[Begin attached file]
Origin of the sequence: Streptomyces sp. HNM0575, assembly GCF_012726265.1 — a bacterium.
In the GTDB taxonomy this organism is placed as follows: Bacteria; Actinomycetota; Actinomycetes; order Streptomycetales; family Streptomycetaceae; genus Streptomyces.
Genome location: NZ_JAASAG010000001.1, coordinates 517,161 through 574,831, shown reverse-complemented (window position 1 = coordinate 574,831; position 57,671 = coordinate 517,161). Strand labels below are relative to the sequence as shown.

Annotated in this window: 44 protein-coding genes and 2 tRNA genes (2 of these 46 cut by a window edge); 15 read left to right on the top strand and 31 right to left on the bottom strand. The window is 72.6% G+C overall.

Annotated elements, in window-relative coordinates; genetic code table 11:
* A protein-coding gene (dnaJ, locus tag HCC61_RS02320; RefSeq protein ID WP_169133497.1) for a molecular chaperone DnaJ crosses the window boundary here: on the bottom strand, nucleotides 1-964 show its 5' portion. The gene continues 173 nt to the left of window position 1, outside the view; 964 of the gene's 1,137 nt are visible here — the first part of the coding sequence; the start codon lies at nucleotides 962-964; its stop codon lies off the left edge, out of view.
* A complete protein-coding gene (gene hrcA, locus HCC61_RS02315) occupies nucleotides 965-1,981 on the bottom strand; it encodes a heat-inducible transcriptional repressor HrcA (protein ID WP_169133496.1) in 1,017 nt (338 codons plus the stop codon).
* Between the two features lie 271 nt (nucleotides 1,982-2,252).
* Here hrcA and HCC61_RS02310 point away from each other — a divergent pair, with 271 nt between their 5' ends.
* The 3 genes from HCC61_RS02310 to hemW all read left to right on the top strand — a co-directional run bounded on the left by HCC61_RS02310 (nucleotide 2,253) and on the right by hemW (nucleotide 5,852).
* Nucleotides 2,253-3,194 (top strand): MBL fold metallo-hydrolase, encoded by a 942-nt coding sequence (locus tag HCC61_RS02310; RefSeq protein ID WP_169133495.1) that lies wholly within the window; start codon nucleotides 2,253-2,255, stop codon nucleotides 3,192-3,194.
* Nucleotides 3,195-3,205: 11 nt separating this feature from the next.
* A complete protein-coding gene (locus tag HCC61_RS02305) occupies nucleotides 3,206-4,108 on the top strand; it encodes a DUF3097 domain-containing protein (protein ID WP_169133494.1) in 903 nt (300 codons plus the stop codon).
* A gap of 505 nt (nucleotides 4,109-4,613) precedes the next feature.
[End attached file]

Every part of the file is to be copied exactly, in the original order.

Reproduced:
Origin of the sequence: Streptomyces sp. HNM0575, assembly GCF_012726265.1 — a bacterium.
In the GTDB taxonomy this organism is placed as follows: Bacteria; Actinomycetota; Actinomycetes; order Streptomycetales; family Streptomycetaceae; genus Streptomyces.
Genome location: NZ_JAASAG010000001.1, coordinates 517,161 through 574,831, shown reverse-complemented (window position 1 = coordinate 574,831; position 57,671 = coordinate 517,161). Strand labels below are relative to the sequence as shown.

Annotated in this window: 44 protein-coding genes and 2 tRNA genes (2 of these 46 cut by a window edge); 15 read left to right on the top strand and 31 right to left on the bottom strand. The window is 72.6% G+C overall.

Annotated elements, in window-relative coordinates; genetic code table 11:
* A protein-coding gene (dnaJ, locus tag HCC61_RS02320; RefSeq protein ID WP_169133497.1) for a molecular chaperone DnaJ crosses the window boundary here: on the bottom strand, nucleotides 1-964 show its 5' portion. The gene continues 173 nt to the left of window position 1, outside the view; 964 of the gene's 1,137 nt are visible here — the first part of the coding sequence; the start codon lies at nucleotides 962-964; its stop codon lies off the left edge, out of view.
* A complete protein-coding gene (gene hrcA, locus HCC61_RS02315) occupies nucleotides 965-1,981 on the bottom strand; it encodes a heat-inducible transcriptional repressor HrcA (protein ID WP_169133496.1) in 1,017 nt (338 codons plus the stop codon).
* Between the two features lie 271 nt (nucleotides 1,982-2,252).
* Here hrcA and HCC61_RS02310 point away from each other — a divergent pair, with 271 nt between their 5' ends.
* The 3 genes from HCC61_RS02310 to hemW all read left to right on the top strand — a co-directional run bounded on the left by HCC61_RS02310 (nucleotide 2,253) and on the right by hemW (nucleotide 5,852).
* Nucleotides 2,253-3,194 (top strand): MBL fold metallo-hydrolase, encoded by a 942-nt coding sequence (locus tag HCC61_RS02310; RefSeq protein ID WP_169133495.1) that lies wholly within the window; start codon nucleotides 2,253-2,255, stop codon nucleotides 3,192-3,194.
* Nucleotides 3,195-3,205: 11 nt separating this feature from the next.
* A complete protein-coding gene (locus tag HCC61_RS02305) occupies nucleotides 3,206-4,108 on the top strand; it encodes a DUF3097 domain-containing protein (protein ID WP_169133494.1) in 903 nt (300 codons plus the stop codon).
* A gap of 505 nt (nucleotides 4,109-4,613) precedes the next feature.